The objective of U.S. trade policy should be the containment of China, which must be undertaken through patient, persistent pressure on a variety of fronts. President Trump has said that trade wars are easy to win, and he believes he can wreck the Chinese economy, as Reagan outspent the USSR on defense. He is wrong. While the pace of Chinese economic growth has fallen by half since 2007, China is not the Soviet Union Reagan faced down in the 1980s, any more than it is Japan in 1941, desperate for the oil that President Roosevelt embargoed. It is large enough to supply itself with most of what it needs to survive.
Furthermore, the Korean War demonstrates that when China feels its vital interests are being threatened it can and will lash out at the West with devastating consequences.
China’s name for the United States is Meiguo, the beautiful country. The history of China’s relationship with the United States is one of hope followed by disappointment, but at the end of the day the Chinese people still view America as the beautiful country.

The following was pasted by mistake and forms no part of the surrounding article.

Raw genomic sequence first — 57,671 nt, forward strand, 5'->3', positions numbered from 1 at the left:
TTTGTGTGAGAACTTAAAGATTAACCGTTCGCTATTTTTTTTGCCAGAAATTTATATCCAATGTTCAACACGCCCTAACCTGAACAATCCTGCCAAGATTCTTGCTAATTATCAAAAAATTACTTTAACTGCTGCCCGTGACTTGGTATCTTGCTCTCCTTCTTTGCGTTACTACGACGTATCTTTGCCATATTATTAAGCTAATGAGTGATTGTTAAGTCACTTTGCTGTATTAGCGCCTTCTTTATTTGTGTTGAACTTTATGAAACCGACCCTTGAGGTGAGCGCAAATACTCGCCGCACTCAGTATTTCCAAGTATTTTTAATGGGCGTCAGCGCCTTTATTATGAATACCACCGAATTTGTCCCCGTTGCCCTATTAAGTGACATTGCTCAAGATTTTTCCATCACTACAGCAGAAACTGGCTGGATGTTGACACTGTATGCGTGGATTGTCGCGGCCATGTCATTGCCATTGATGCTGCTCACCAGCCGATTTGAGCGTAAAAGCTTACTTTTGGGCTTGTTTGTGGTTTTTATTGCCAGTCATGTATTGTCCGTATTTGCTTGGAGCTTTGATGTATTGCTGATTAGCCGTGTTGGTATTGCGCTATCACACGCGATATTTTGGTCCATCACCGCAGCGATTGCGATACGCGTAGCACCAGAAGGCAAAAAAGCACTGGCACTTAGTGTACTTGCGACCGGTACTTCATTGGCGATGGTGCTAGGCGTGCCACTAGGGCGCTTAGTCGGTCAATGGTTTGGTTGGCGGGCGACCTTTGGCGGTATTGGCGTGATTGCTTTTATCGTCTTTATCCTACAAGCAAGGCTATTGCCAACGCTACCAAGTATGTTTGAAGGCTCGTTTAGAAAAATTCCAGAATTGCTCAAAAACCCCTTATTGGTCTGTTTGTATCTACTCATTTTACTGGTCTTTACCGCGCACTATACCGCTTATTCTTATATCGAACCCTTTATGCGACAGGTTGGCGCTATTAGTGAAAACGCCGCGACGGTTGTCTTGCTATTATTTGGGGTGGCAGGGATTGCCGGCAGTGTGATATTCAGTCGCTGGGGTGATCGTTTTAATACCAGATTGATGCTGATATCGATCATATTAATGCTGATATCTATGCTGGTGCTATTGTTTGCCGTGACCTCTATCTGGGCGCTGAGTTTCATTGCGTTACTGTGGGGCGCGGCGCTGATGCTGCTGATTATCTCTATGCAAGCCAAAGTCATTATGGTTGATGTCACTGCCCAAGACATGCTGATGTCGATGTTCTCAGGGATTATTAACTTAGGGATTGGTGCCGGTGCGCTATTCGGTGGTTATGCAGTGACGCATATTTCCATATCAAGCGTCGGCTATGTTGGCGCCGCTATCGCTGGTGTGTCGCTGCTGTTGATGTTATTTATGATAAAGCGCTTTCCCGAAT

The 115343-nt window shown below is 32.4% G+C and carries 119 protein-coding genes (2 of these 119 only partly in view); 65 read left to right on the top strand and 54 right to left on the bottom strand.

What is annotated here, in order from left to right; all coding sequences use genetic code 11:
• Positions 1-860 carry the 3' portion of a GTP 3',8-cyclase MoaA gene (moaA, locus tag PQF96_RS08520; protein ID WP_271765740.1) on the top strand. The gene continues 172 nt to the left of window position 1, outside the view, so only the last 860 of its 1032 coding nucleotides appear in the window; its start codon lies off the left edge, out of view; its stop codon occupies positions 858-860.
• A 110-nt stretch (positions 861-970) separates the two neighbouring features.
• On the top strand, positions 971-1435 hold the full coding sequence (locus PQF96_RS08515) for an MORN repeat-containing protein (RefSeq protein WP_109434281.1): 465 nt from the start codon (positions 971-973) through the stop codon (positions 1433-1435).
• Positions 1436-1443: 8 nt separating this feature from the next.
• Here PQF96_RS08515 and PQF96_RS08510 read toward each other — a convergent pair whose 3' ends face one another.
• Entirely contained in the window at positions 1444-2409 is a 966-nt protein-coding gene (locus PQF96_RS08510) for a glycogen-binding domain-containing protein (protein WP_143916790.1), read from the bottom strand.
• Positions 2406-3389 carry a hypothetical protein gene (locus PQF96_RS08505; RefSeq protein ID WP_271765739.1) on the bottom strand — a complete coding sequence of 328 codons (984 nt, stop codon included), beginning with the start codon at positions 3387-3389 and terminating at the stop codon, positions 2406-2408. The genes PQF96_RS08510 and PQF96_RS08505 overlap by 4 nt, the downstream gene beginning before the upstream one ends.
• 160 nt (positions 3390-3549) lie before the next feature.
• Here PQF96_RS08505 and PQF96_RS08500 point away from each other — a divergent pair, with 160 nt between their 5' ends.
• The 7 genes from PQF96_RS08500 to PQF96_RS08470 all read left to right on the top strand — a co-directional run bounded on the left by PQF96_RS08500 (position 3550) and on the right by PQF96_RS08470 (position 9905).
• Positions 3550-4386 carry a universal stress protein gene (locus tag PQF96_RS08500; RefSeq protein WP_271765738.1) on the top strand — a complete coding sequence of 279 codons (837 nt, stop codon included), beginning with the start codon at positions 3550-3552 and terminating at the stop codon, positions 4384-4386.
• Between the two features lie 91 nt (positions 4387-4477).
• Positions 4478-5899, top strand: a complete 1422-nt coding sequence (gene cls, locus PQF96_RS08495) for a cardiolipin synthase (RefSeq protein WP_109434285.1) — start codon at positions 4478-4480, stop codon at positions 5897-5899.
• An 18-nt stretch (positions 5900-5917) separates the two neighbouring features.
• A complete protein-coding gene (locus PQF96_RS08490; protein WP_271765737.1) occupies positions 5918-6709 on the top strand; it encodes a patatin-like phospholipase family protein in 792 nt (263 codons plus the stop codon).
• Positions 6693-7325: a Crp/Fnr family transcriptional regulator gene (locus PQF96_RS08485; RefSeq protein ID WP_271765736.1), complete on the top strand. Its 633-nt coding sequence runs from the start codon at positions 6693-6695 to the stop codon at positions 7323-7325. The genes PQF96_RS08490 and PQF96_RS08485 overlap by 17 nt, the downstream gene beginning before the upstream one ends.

The result has been interdependence, and an entangling embrace that neither can quit. As John Pomfret has pointed out, the relationship between the United States and China “is powered by love and hate, contempt and respect, fear and awe, generosity and greed.”
The only constant in international relations is change, and it is the job of statesmen to manage change for the better. The relationship between the United States and China has permanently changed. China is no longer a developing country, entitled to undertake one-sided policies counter to the interests of the United States. It is a rising power that needs to be contained within the norms of a rules-based system. Critics have noted that thus far President Trump has not demonstrated that he has either the foresight or the discipline required to carry out the patient, persistent policy of containment outlined in this article. But Trump will not be president forever. While he remains in office, the elements of containment described herein must remain the order of the day.